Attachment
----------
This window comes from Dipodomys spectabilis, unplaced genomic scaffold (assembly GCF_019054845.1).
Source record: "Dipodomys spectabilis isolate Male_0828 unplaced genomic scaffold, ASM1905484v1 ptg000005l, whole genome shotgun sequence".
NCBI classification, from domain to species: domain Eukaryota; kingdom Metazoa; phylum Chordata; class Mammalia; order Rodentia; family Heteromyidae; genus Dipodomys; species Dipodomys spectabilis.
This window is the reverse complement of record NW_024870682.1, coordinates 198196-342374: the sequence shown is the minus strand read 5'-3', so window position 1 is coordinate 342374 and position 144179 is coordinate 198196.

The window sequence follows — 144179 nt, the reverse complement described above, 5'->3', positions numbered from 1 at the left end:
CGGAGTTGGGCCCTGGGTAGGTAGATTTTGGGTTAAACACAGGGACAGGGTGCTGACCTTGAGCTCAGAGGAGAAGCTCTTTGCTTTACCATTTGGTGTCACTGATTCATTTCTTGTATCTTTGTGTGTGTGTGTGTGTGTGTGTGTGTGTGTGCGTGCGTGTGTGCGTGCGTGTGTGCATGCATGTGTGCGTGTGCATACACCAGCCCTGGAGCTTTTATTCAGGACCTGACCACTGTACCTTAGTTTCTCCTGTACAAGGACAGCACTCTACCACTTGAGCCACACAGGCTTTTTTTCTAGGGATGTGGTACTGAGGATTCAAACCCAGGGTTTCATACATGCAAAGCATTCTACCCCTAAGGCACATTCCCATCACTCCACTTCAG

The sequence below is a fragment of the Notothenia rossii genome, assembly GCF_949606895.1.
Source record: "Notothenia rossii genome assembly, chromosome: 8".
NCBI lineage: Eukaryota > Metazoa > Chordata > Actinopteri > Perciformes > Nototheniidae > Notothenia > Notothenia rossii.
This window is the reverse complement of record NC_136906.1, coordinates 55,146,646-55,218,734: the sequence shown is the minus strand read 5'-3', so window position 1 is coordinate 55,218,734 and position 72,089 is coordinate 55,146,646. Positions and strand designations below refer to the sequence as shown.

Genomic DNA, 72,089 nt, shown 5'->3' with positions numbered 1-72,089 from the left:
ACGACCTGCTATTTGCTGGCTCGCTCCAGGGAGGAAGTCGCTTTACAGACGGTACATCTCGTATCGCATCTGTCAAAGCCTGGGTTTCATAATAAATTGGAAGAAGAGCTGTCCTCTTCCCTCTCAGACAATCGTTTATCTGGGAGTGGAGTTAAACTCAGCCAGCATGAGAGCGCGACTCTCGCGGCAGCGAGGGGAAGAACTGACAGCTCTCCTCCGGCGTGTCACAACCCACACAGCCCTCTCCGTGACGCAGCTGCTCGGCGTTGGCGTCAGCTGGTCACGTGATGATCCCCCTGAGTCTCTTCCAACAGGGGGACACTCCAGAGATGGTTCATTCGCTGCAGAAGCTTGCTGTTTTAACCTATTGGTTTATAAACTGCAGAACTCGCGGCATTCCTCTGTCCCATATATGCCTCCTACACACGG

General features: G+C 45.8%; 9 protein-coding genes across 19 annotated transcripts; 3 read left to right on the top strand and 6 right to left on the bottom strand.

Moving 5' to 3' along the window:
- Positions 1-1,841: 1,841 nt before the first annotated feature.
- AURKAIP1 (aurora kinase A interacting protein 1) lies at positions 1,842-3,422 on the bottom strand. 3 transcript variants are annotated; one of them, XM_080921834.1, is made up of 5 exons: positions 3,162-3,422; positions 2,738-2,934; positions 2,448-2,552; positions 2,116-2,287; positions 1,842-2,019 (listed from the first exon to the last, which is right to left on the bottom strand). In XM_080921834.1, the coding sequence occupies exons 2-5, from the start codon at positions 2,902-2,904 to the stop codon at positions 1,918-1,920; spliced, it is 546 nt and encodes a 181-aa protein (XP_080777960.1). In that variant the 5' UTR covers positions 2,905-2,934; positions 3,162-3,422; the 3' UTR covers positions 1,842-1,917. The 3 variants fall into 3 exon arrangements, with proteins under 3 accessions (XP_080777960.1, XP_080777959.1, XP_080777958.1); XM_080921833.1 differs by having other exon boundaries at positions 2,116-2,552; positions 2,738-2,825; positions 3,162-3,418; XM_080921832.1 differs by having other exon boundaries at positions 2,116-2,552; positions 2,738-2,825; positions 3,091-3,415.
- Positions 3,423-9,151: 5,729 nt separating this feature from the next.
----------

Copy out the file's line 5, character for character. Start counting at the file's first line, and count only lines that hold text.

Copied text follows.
The window sequence follows — 144179 nt, the reverse complement described above, 5'->3', positions numbered from 1 at the left end: